I look for the cracks in the logic. I do that by asking pointed questions of those who are saying "My way works". Because everyone says there way works, you have to figure out who has been doing it more than a year or two. Then establish what they are doing that makes their operation work for them so that I can replicate it. It is called learning form others mistakes so I don't have to start from scratch. I am sure I will make enough mistakes without having to start from ground zero.

    Quote Originally Posted by d.frizzell View Post
    TFB is bucking? Maybe so, who cares? If it doesn't work, why are there so many TFB out there?
    Donna
    Nova Scotia
    Back at you. If it doesn't work, why are there so many treated hives out there?
    Don't answer that. Do you see my point?
    Last edited by bbrowncods; 11-08-2012 at 10:05 AM.

  15. #95
    Join Date
    Oct 2012
    Location
    Norfolk, VA
    Posts
    166

    Default Re: M Bush on Treatment-Free

    Quote Originally Posted by sqkcrk View Post
    If I had bbrowncod's APO I could send him and his buddys back issues of Bee Culture and American Bee Journal. Maybe I will send some to a CAV Unit Commander in Afghanistan who I send honey to.

    Thank you! That would be nice. I was going to subscribe when I got back.

    I have read MB's site. Twice! I am ordering his book once I decide either the hardback or the volumes.

    When I listened to his video (post #1) it really through me for a loop. Hence this 90 post thread! He doesn't come across as hard core on his website as he did in the video (at least to me). Maybe I just didn't grasp it until I heard him say it!

    So it has been quite a leap for me from what the main stream teaches. I have been studing the Virginia Master Beekeeper Program and it is all about treating. So imagine my surprise when I start coming across those who eschew that philosophy.

  16. #96
    Join Date
    Jul 2010
    Location
    jackson county, alabama, usa
    Posts
    4,928

    Default Re: M Bush on Treatment-Free

    Quote Originally Posted by Solomon Parker View Post
    All of which should be handled by the bees and their flora and fauna. That's the fundamental difference.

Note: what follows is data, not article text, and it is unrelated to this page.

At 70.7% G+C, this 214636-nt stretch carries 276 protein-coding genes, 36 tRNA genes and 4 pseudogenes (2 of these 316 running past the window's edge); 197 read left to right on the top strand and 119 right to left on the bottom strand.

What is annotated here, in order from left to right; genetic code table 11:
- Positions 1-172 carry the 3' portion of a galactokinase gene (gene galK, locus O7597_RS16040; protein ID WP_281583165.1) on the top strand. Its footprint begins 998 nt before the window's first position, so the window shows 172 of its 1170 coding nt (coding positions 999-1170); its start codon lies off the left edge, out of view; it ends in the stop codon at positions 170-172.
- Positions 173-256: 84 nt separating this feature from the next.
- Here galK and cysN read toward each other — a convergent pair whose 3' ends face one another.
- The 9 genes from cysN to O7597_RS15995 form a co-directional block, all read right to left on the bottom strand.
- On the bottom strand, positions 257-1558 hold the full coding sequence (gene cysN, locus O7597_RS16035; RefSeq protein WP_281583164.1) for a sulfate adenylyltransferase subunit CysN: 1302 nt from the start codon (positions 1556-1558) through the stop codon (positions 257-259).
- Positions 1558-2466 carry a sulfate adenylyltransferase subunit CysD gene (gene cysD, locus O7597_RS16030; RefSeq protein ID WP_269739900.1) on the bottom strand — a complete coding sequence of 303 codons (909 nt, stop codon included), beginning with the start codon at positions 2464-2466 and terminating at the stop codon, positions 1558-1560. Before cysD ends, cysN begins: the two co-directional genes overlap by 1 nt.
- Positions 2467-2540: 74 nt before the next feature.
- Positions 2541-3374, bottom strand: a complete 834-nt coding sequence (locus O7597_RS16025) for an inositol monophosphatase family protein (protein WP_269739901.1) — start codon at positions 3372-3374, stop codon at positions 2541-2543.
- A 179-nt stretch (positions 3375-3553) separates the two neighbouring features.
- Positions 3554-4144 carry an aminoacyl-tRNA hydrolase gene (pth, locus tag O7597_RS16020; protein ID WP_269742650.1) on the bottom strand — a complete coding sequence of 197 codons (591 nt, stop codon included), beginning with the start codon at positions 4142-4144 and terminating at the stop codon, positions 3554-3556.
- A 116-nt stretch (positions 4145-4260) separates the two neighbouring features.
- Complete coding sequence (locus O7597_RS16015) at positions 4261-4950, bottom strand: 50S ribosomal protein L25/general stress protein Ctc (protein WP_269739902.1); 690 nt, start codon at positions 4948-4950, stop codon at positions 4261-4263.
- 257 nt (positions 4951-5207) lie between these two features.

the facets i had in mind are those the bees, flora, and fauna don't handle.

    i.e. the type of artificial housing we choose to put them into, the frame manipulations we choose to do, the taking and giving of resources we choose to do, the altered diet we may choose to put them on, ect.

    i don't think we give enough consideration to these extrinsic factors and what effect they may have on the colony. it is why i don't think it's prudent to compare our kept colonies to feral ones, and why i think it is in some ways unfair to ask them to 'handle on their own' some of the challenges that may come along from time to time.
    journaling the growth of a treatment free apiary started in 2010. 20+/- hives

  17. #97
    Join Date
    Dec 2002
    Location
    Denver, Colorado
    Posts
    5,113

    Default Re: M Bush on Treatment-Free

    I have long been on the fence about whether a treatment-free migratory commercial bee could exist. I hold out hope, but I'm still on the fence.
    Solomon Parker, Parker Farms, ParkerFarms.biz
    11 Years Treatment-Free, ~25 Colony Baseline

  18. #98
    Join Date
    Jul 2010
    Location
    jackson county, alabama, usa
    Posts
    4,928

    Default Re: M Bush on Treatment-Free

    good point.
    journaling the growth of a treatment free apiary started in 2010. 20+/- hives

  19. #99
    Join Date
    Oct 2012
    Location
    Norfolk, VA
    Posts
    166

    Default Re: M Bush on Treatment-Free

    Quote Originally Posted by sqkcrk View Post
    Just tryin' to help.
    Your inbox is full.

  20. #100
    Join Date
    Feb 2006
    Location
    Herrick, SD USA
    Posts
    4,624

    Default Re: M Bush on Treatment-Free

    There is nothing mutually exclusive about moving bees and being treatment free. Heck we could easily do it but choose instead to reduce fall mite loads when the bees are brood less so that we have plenty of strong bees coming out of the winter for Almond pollination and The following seasons honey crop tests free of any mite treatment residues.We aren't doing anything radically different than those who constantly split their bees to stay ahead of the mite load. If we did that long term chances are we would have trouble maintaining our number of strong hives but then I really don't know that for sure.

Page 5 of 11 FirstFirst ... 34567 ... LastLast

Tags for this Thread

Bookmarks

Posting Permissions

  • You may not post new threads
  • You may not post replies
  • You may not post attachments
  • You may not edit your posts
  •  
Ads